Earlier tonight, I ring Ben at the rehab centre in South London. Rosie is getting ready for bed and I assume Ben might want to say goodnight to her.
He usually does. He’s been ringing us twice or three times a day since we arrived. He rings and hangs up – a cue for me to ring him back since he doesn’t have a phone card to make outgoing calls. Today, he hasn’t rung because I’ve been at work.
So, I ring and ask for him, as usual. Then the lady who answers the phone says she can’t find him. “He may have gone out with one of the peers to a meeting,” she says. That would be an AA meeting.
A couple of things about this exchange alarm me.
- That she can’t find him.
- That she doesn’t actually know where he is.
How, I wonder, does all this work? He’s been in rehab for two weeks. I know he’s not locked in, but they are pretty strict there. I presume that they have some kind of system in place to keep track of clients. So, how is it possible that staff don’t know where he is?
About an hour later, I watch a bus go by in the darkness. Passengers appear suspended in strips of yellow light. A dragonfly whirs in my stomach, forces its way up my throat. Any minute, Ben will stumble off the bus and onto my doorstep. Any minute, he will be back in this flat, on the futon, in my head.
He’s already in my head.
Three buses have stopped outside our home. Each time, I revert to the same reflexive twitch of the blinds, the same wild-eyed search for his familiar figure sloping down the drive.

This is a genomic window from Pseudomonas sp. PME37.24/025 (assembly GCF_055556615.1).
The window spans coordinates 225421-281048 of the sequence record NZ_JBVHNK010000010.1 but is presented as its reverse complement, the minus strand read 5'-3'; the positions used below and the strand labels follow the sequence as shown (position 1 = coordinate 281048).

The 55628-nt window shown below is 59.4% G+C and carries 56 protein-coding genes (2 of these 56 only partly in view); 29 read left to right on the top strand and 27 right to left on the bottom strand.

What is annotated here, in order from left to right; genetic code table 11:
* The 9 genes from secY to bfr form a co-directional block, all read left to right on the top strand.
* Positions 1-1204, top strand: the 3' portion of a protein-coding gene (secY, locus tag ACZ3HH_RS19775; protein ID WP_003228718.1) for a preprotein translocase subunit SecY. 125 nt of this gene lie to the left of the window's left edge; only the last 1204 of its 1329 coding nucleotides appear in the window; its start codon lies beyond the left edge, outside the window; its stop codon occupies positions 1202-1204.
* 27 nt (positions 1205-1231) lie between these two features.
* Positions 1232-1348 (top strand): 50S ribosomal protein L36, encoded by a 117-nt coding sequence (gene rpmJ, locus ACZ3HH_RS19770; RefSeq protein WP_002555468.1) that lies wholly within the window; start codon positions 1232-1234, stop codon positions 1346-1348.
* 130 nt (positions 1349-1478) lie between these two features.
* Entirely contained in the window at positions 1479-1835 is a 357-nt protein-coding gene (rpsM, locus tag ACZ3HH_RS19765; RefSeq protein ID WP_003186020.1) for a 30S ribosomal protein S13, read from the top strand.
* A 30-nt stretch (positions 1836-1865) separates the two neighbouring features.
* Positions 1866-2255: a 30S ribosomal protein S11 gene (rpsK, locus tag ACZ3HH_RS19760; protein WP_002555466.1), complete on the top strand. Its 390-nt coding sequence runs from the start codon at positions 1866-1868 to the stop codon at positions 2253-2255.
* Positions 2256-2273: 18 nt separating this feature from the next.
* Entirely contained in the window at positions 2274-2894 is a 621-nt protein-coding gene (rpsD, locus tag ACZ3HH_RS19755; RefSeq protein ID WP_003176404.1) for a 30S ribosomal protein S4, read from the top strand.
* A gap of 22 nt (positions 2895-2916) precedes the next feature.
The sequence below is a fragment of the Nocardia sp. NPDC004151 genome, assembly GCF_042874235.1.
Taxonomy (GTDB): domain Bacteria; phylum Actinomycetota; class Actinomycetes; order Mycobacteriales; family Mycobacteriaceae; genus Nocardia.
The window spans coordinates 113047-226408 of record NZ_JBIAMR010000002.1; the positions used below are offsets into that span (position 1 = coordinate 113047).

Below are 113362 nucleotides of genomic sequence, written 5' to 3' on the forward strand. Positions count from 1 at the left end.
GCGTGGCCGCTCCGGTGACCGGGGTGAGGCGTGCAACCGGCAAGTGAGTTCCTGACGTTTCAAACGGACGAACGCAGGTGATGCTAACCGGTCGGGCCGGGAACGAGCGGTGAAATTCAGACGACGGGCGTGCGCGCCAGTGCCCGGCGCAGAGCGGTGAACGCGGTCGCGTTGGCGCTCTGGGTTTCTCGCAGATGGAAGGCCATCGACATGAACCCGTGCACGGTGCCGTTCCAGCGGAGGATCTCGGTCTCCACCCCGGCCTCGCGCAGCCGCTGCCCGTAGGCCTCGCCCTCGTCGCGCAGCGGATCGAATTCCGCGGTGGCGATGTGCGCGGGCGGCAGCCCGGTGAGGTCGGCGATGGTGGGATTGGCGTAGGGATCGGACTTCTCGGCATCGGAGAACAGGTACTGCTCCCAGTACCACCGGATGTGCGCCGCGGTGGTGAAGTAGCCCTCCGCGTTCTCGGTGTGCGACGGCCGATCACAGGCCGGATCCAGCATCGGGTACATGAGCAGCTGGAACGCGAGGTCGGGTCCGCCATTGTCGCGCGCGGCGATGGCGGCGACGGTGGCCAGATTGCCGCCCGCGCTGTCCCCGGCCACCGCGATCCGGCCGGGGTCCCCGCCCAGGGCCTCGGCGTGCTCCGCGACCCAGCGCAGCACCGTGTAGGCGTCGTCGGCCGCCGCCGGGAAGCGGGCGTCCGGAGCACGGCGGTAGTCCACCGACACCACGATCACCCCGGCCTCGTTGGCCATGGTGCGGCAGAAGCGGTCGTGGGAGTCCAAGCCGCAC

But he doesn’t come.
I hope he is still at the rehab centre. I hope he is safely in bed, reading, or doing mundane chores. I hope he is talking and not drinking somewhere.
My fear isn’t entirely irrational. Last night, we had a long talk on the phone. He told me that he would be permitted out on his own for short visits after a month, and said he would visit at the weekends. “I don’t like the sound of that,” I blurted, before I could temper my words. Later, I told him the thought of him coming back here so soon filled me with dread. I said it would be too hard. He offered to meet at the centre instead.
Eventually, I suggested he speak to his key worker about the possibility that he may not be able to come back here at all after he comes out. I was trying to break it to him gently, but he asked me whether I had any other thoughts “bubbling up”, so I came out and said it. I told him I thought we should separate and that I felt I needed him to be clean for at least a year before I could consider us getting back together again.
He didn’t disagree. In fact, he sounded perfectly rational. He said he understood that I was probably fed up, but that he thought we might try counselling. He said it was obviously “disappointing”. I said I hoped for so many things, but that so many of those hopes were unrealistic. “We have to be realistic,” he sighed.
So, I am lying when I say I rang Ben so he could say goodnight to Rosie. Really, I rang to find out how he was, because I never intended to tell him these things over the phone, at this vulnerable point in his treatment.
Now, each bus that drones by is filled with portent. Each creak and shuffle downstairs hatches one dragonfly after another in my belly, until they swarm up into my lungs, blocking out the air, blinding me from sleep.
Just now, I flicked the button on the deadbolt to the front door. With that engaged, it is impossible for anyone to unlock the door from the outside.
Now I know for sure he won’t come. Not inside, anyway.
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